At the long back pond, the Goose family and their friends were gone, the four geese that Father Goose beat the snot out of yesterday were back??????????

For my not so bad action shot of the day, I’ll throw in this one.

Canada goose in flight

And, it is almost time for me to fly as well, and it seems like I am just getting started. There was a news item about the way that the Michigan State Forest Campgrounds and trails are being reorganized that I wanted to get into, I touched on that once before, but the latest story I read had many more details about the reorganization, the price drops, and more. All I can say right now is that great management produces great results, or at least holds the promise of great results. Rodney Stokes and his staff at the DNR are working their rear ends off and our system of parks and campgrounds which was already one of the best in the nation is getting even better! More access at lower prices, plus, you’ll be able to make reservations at some of the busier State Forest Campgrounds soon. Even better, they are saying that they see no reason to close ANY of the campgrounds! Yahoo! That means that Round Lake State Forest Campground is safe for the foreseeable future!

On to Wednesday.

Wednesday

I forgot to mention the  weather other than the clear skies yesterday, warm and breezy. We received some rain overnight, now the brilliant blue skies are back, with just a slight breeze from the looks of things out my window.

I slept in late, too late. I stopped at the grocery store on my way home from a long night at work, made even longer by poor customer no customer service at the store. It worked great for them, I left without getting the issue resolved. That’s what I get for trying to avoid crowds, which I detest. Then, to make things even worse, when I did wake up, it was to no water, again.

When I did make it home last night, I noticed that the water had been shut off while I was at work by the blast of air out of every faucet when I turned them on. The water was off just long enough this morning for it to be an inconvenience. It’s on again now, but now I’m running even further behind than I was.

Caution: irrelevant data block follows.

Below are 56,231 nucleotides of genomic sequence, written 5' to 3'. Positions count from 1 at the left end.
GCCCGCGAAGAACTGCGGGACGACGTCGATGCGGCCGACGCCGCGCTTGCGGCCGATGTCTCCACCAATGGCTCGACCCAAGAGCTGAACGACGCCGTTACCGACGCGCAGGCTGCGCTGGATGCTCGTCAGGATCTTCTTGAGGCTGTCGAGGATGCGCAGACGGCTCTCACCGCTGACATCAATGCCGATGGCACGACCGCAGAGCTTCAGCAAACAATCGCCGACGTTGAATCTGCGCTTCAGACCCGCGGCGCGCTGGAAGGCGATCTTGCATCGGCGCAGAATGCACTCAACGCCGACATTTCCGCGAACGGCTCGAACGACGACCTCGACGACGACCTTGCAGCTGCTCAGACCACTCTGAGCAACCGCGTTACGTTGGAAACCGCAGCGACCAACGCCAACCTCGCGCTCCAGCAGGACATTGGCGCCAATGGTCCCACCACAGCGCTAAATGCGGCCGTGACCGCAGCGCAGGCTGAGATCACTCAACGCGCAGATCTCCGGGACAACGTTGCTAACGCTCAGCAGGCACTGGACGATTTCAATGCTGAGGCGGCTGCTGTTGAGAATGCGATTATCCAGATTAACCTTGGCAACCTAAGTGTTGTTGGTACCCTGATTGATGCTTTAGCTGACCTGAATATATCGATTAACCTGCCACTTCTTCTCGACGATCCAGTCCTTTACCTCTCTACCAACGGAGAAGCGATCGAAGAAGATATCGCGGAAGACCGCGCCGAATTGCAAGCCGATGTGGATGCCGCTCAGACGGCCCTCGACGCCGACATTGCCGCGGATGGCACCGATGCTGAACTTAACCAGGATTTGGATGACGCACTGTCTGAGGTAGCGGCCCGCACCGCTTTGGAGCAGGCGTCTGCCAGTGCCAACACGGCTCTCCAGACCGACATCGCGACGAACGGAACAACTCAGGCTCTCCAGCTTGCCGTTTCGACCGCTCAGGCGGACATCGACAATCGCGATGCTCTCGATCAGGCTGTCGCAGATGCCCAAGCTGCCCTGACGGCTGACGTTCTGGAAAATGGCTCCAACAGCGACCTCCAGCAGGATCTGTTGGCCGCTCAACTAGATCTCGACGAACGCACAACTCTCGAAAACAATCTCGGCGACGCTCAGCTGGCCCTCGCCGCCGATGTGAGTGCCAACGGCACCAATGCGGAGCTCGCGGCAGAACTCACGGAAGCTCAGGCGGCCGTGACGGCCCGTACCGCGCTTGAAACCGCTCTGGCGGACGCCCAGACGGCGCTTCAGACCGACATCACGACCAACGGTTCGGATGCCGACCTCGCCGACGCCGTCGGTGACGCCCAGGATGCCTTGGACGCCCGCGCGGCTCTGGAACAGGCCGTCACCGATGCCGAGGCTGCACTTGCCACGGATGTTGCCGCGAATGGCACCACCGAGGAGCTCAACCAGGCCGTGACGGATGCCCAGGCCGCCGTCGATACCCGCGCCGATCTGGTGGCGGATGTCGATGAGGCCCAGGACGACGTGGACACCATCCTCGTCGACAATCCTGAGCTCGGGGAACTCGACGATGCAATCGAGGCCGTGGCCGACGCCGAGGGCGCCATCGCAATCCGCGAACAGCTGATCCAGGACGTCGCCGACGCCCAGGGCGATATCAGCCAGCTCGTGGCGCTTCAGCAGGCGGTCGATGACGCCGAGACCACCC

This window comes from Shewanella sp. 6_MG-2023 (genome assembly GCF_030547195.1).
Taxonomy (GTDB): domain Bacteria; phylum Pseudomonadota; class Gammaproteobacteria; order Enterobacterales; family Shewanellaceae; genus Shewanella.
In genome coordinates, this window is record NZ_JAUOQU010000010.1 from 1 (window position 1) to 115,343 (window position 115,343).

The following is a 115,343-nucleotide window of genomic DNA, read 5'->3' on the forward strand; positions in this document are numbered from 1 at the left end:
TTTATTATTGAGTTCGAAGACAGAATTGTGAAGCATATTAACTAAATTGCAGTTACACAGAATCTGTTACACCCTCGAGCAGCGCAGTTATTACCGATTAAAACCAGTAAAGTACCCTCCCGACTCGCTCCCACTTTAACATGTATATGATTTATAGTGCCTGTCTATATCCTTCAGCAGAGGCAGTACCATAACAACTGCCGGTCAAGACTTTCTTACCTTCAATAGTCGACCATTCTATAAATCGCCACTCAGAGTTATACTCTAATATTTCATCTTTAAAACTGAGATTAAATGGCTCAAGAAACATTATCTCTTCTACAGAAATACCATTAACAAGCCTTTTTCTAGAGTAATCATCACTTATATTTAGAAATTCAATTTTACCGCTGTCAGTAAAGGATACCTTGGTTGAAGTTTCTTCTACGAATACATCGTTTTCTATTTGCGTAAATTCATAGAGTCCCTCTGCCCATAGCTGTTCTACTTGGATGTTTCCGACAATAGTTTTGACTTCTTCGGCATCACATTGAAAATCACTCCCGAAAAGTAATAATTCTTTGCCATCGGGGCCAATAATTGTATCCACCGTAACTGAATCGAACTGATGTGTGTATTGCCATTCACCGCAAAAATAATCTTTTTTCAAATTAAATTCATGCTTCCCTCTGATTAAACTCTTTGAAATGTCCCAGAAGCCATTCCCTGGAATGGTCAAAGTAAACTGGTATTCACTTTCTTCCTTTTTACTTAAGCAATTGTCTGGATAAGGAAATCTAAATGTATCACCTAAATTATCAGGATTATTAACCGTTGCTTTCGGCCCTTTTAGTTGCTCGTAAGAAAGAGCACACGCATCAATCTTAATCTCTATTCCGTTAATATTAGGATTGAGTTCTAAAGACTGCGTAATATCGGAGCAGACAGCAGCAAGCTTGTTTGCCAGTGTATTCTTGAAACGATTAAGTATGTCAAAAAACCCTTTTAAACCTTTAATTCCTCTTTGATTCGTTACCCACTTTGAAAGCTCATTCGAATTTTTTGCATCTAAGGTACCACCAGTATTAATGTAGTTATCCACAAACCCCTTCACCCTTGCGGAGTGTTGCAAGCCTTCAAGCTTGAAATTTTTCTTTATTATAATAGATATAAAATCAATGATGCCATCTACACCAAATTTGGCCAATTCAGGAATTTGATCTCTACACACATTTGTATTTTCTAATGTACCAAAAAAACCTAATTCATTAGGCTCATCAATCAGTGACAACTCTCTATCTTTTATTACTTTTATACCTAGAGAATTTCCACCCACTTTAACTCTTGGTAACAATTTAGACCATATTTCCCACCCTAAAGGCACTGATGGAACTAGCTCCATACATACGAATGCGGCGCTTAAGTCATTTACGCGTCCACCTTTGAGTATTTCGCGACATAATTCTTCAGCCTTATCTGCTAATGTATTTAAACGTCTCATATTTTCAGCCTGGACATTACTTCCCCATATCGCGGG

Time to get a move on!

As so often happens, when I was out for my walk today, I realized that I had forgotten write about something from a previous day. Yesterday, while I was tracking down photos for the Weekly Challenge, I stumbled across where many of the swallows and the pair of kingfishers are nesting. It’s an old pile of topsoil left over from when the condominiums to the southeast of here were built. The swallows and kingfishers have dug their nesting burrows in the face of the dirt pile. That explains why I would see the kingfishers perched near there, or circling the area, as I knew there was no water there. Maybe this weekend I’ll stake that area out and see if I can get a good photo of the swallows to get an exact identification of them, maybe even a great photo of one of the kingfishers.

Now then, for today. It was a bit cooler than yesterday, and the wind came up quite a bit during my walk, but it was still about as perfect of a day as one could ask for. It could be because of my very late start today, but there didn’t seem to be much going on around here. I say that, but that’s never really case, it more that I didn’t spot any new species, nor were there any great battles, just a little one.

Two male house finches fighting

Those two were engaged in one of the longest lasting aerial dogfights between house finches that I have seen. I snapped half a dozen photos, the auto-focus only picked them out of the trees for this one. I would say that’s my bad action shot for the day, but there’s this photo to take that honor.

Blue jay in flight

The Baltimore orioles were singing…

Male Baltimore oriole

..and singing.

Male Baltimore oriole

They are sticking towards the tops of the trees now, it’s going to be hard to get a good close-up of one for the time being. But I’ll keep on trying.

It is now Thursday at noon, I didn’t get a chance to work on this post or the Weekly Challenge last night after work, and I slept in later than I have in a very long time, so, on to Thursday.

Thursday

The beautiful weather continues! I considered taking a day off from my walks to work on this, but this kind of weather is all too rare! Bright blue skies, pleasant temperatures, it is too darn nice to sit inside and type, looking out the window wishing I was out there, not in here. So, off I go!